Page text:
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New Surgical Device Saves Lives and Limbs on Iraq's Front Lines
Date:5/2/2008

Canica Inc.'s ABRA(R) Dynamic Wound Closure System earns high marks from

combat surgeons

BAGHDAD, May 2 /PRNewswire/ -- Results of an independent clinical study conducted by U.S. Army combat support surgeons in Baghdad show that a new medical device used to close a type of surgical wound more quickly is saving lives and limbs of soldiers and civilians.

A team of battle zone surgeons led by Maj. Niten Singh, M.D. working in the 28th Combat Support Hospital in Baghdad during Operation Iraqi Freedom, used Canica(R) Inc.'s ABRA(R) Surgical Skin Closure System to successfully implement a new surgical regimen called dynamic wound closure (DWC). Described in a paper published in The American Surgeon, the procedure applies gentle but continuing tension uniformly across a wound for a period of a few days to gradually but completely close it. Skin grafting is eliminated.

A surgeon sometimes must make a long incision to perform a fasciotomy -- usually on a badly injured arm or leg -- to relieve dangerous swelling and pressure due to fluid buildup. Fasciotomies must often be performed quickly following trauma and can mean the difference between loss of life or limb, but result in long, gaping wounds which can be difficult to close. More than 16,000 are performed in U.S. hospitals annually.

"Because of the swelling that occurs with the muscles, these wounds cannot typically be closed with sutures," explained Dr. Singh, who is based at Madigan Army Medical Center, Tacoma, Wash. "Traditionally, surgeons have left these wounds open and covered them with skin grafts. This results in an additional wound from harvesting the graft, potential failure of the skin graft and unsightly scars."

"Using Canica's system, we were able to close fasciotomies in an average 2.6 days -- several times faster than other techniques," said Dr. Singh. "Canica's system is designed for early placement and our findings indicate early placement is key to success, allowing skin approximation to occur faster. Overall, we do believe this is a superior technique."

Dynamic Wound Closure: beginnings of a new standard of care

Another recent study supports Dr. Singh's belief that beginning dynamic wound closure as early as possible saves more lives and limbs. The research, published in The Journal of Trauma Injury, Infection, and Critical Care concluded that performing fasciotomies in battlefield hospitals -- rather than waiting to perform them hours or days later at Landstuhl Regional Medical Center (LRMC) in Germany -- resulted in 3 times fewer deaths and reduced the rate of amputations by half. Using dynamic wound closure, these early fasciotomies can now be rapidly and reliably closed, and secondary surgical procedures can be avoided.

Faster healing minimizes complications, patients leave the hospital sooner and civilians require less home care. This results in considerable cost savings.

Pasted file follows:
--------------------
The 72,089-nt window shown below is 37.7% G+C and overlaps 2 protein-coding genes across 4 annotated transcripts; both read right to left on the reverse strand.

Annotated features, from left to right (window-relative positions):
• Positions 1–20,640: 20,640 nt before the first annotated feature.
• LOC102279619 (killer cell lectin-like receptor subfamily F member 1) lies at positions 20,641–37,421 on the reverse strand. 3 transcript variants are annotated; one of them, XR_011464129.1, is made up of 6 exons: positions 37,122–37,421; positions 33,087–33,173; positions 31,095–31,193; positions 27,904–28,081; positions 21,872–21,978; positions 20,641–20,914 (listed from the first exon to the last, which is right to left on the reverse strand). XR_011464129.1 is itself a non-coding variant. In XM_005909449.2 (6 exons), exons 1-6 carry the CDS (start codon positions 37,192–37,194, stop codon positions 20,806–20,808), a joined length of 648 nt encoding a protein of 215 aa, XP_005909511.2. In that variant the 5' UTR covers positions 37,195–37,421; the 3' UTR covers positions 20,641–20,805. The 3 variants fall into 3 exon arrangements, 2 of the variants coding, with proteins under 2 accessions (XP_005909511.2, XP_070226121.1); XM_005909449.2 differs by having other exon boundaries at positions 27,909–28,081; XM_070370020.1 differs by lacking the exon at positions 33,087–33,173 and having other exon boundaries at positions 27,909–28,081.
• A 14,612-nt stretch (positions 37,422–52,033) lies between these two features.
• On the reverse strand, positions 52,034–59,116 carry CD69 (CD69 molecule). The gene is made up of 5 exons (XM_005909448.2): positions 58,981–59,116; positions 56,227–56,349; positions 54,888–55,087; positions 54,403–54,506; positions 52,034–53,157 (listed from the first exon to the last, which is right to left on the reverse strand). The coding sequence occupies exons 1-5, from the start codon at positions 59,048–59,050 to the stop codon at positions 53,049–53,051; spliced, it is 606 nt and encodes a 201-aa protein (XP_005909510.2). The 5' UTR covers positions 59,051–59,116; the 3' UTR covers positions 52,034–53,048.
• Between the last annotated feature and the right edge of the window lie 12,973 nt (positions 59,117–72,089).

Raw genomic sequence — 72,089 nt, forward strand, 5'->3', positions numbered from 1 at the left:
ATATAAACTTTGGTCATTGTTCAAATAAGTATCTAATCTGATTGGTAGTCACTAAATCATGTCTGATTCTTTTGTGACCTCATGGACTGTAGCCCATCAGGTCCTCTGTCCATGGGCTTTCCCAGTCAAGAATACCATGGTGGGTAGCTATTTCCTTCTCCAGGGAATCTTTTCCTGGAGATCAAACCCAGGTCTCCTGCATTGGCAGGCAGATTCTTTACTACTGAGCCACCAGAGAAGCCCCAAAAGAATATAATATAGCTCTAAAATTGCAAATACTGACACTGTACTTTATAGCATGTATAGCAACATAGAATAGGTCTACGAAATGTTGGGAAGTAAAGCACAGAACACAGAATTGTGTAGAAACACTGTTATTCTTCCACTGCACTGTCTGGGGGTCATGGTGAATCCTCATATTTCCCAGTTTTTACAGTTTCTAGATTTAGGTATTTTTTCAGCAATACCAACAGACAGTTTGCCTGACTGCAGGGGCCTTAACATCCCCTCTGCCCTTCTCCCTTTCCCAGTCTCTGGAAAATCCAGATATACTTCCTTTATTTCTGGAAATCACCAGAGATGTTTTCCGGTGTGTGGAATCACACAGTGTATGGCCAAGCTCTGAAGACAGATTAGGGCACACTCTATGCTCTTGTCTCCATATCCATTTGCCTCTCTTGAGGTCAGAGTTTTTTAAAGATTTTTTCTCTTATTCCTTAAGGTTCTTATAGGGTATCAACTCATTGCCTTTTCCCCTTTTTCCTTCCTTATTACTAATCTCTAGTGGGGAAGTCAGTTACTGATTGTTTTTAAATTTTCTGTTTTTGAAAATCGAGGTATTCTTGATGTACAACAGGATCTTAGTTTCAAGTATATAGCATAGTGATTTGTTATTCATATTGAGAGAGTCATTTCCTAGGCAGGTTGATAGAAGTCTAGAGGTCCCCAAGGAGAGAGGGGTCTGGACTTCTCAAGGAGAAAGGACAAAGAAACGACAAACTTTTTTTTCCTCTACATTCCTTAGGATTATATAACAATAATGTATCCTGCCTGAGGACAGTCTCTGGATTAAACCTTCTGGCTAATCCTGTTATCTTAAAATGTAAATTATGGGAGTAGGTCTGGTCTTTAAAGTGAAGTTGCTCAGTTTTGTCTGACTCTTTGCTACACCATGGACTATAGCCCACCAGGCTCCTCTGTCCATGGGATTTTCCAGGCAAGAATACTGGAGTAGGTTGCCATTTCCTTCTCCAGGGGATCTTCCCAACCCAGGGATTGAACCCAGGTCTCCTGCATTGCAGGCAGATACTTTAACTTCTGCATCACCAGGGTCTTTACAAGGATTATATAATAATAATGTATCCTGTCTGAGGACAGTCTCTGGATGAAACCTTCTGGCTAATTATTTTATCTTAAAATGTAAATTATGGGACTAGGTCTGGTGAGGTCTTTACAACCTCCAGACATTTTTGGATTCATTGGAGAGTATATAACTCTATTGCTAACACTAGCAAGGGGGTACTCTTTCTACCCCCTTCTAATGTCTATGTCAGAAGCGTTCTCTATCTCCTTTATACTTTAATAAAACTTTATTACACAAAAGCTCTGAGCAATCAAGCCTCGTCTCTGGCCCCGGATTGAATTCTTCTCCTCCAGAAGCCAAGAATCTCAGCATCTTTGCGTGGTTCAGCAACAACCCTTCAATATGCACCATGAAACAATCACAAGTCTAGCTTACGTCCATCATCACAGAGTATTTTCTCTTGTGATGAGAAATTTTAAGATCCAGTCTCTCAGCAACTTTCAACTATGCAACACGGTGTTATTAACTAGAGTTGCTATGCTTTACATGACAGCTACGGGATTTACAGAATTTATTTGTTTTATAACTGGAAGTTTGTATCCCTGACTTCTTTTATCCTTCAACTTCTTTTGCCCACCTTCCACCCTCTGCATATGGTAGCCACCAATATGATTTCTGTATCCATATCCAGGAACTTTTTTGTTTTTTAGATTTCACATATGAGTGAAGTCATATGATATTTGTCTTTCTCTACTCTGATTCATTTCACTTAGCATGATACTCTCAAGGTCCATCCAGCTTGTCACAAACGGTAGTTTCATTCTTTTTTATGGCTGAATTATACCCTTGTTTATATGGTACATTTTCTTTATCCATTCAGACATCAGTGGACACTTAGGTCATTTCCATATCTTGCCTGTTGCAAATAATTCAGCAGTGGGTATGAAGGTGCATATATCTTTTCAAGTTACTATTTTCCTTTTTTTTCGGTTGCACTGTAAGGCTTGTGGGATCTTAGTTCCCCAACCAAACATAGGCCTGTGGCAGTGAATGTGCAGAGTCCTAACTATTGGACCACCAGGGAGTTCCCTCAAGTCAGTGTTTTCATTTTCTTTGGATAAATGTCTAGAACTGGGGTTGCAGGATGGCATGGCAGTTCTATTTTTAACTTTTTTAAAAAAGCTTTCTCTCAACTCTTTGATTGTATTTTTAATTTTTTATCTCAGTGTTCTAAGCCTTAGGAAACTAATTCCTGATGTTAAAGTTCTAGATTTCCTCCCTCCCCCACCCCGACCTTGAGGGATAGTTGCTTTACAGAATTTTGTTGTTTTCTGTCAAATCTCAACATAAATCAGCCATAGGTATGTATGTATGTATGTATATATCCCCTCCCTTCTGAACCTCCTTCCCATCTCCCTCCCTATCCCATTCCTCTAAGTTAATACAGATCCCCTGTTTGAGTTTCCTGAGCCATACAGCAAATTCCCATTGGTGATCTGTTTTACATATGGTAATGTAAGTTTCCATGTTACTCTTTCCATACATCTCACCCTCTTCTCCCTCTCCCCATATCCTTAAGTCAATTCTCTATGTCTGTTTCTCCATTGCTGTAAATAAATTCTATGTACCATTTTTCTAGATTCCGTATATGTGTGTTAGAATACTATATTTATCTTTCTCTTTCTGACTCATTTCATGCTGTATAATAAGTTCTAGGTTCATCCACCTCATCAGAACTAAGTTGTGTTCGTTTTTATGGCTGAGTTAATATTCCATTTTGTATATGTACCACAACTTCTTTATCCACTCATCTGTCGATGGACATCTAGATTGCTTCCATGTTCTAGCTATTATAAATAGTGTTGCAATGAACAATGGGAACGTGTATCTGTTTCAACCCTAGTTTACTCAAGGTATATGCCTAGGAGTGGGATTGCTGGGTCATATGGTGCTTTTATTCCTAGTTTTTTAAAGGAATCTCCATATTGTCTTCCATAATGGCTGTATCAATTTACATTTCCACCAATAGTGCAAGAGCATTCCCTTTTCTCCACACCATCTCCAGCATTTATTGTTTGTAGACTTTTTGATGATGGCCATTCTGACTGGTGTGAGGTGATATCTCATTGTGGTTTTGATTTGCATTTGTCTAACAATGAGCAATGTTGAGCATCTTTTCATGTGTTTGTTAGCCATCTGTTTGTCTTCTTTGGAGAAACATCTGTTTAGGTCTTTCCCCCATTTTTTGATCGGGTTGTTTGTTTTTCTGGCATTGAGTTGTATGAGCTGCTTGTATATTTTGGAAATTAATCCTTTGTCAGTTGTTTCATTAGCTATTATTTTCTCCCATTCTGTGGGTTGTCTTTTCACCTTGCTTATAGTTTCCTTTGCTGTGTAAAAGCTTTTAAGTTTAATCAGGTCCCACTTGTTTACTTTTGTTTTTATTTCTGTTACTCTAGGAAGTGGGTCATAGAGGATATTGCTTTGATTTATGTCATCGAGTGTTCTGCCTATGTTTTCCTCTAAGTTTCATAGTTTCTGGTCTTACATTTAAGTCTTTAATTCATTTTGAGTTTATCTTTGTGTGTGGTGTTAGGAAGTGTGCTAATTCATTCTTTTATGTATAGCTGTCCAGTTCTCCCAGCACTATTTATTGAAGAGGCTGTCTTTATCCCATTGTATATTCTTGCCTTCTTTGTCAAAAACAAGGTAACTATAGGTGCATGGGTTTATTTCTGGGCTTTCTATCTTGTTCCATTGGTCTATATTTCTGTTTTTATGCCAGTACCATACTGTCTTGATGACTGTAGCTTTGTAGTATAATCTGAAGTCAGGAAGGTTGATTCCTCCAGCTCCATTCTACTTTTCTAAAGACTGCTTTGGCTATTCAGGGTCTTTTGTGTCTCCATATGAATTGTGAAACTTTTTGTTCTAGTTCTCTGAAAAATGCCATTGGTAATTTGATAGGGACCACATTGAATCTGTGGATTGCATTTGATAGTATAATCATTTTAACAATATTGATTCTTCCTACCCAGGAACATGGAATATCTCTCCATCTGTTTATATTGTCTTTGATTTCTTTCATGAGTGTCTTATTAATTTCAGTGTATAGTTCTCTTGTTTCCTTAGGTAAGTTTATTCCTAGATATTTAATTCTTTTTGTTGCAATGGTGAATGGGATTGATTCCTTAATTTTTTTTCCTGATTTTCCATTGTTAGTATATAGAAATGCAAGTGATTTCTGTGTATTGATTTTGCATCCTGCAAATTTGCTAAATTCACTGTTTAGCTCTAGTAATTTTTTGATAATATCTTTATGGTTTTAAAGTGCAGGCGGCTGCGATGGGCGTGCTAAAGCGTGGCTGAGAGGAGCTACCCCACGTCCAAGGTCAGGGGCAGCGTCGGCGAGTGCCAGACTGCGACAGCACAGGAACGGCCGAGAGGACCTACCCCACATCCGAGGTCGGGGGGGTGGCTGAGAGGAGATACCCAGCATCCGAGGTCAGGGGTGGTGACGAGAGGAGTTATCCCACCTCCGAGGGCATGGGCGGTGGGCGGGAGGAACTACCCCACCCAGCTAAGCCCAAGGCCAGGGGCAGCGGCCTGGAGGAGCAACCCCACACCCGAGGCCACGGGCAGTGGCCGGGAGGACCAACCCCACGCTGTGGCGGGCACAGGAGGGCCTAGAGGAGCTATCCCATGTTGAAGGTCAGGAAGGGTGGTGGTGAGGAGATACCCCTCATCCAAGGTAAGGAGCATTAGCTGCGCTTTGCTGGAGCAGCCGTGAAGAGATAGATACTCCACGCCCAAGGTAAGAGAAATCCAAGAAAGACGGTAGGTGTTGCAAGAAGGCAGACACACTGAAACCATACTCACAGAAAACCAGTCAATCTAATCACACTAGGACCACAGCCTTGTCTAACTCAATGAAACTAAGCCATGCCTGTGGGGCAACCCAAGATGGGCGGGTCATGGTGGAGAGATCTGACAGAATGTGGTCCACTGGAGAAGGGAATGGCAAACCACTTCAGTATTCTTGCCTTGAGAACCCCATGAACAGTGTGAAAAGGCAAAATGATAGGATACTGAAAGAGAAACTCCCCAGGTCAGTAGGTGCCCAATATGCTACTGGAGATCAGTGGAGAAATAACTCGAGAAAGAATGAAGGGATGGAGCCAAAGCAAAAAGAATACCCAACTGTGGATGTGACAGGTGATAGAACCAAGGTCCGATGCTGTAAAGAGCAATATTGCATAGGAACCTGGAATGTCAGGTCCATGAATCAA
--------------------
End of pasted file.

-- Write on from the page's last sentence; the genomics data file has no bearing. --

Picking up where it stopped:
"Dynamic wound closure using our devices can reduce total costs from surgeries like these by more than 40%," noted Alden Rattew, Canica's executive vice president. "It has highlighted the fact that increased patient benefit and reduced healthcare costs can be realized simultaneously if wounds can just be closed quickly."

The really good news is that dynamic wound closure can be used on many types of wounds, not just fasciotomies. In addition to closing other extremity wounds, Canica makes dynamic wound closure systems for a wide range of wounds, from skin lacerations to large abdominal eviscerations. Its dynamic technology is also used in devices that protect wounds from re-opening, and those used for babies born with cleft lip -- gradually pulling the cleft lip segments together in preparation for repair surgery.

"Military surgeons are reporting substantial improvements in care by using Canica's wound closure systems," Rattew said. "As more civilian surgeons learn about dynamic wound closure and our easy-to-use devices, millions of patients everywhere will benefit."

About Canica Design, Inc.

Founded in 1999 in Almonte, Ontario, Canica is a design-focused medical company specializing in devices for rapid healing of soft tissue trauma using its proprietary dynamic technology. Canica grew from a surgical instrument company to one which develops a complete range of wound stabilization and closure devices that improve patient outcome by significantly reducing disfigurement, scarring, pain and the need for skin grafts and mesh repair -- all while reducing costs.

All Canica devices are subjected to exhaustive review for marketability, patentability, regulatory compliance and clinical efficacy; then the company's patented designs are taken to market via strategic alliances.

Visit http://www.canica.com to see how Canica closes wounds or call 800-705-8312.


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SOURCE Canica Inc.
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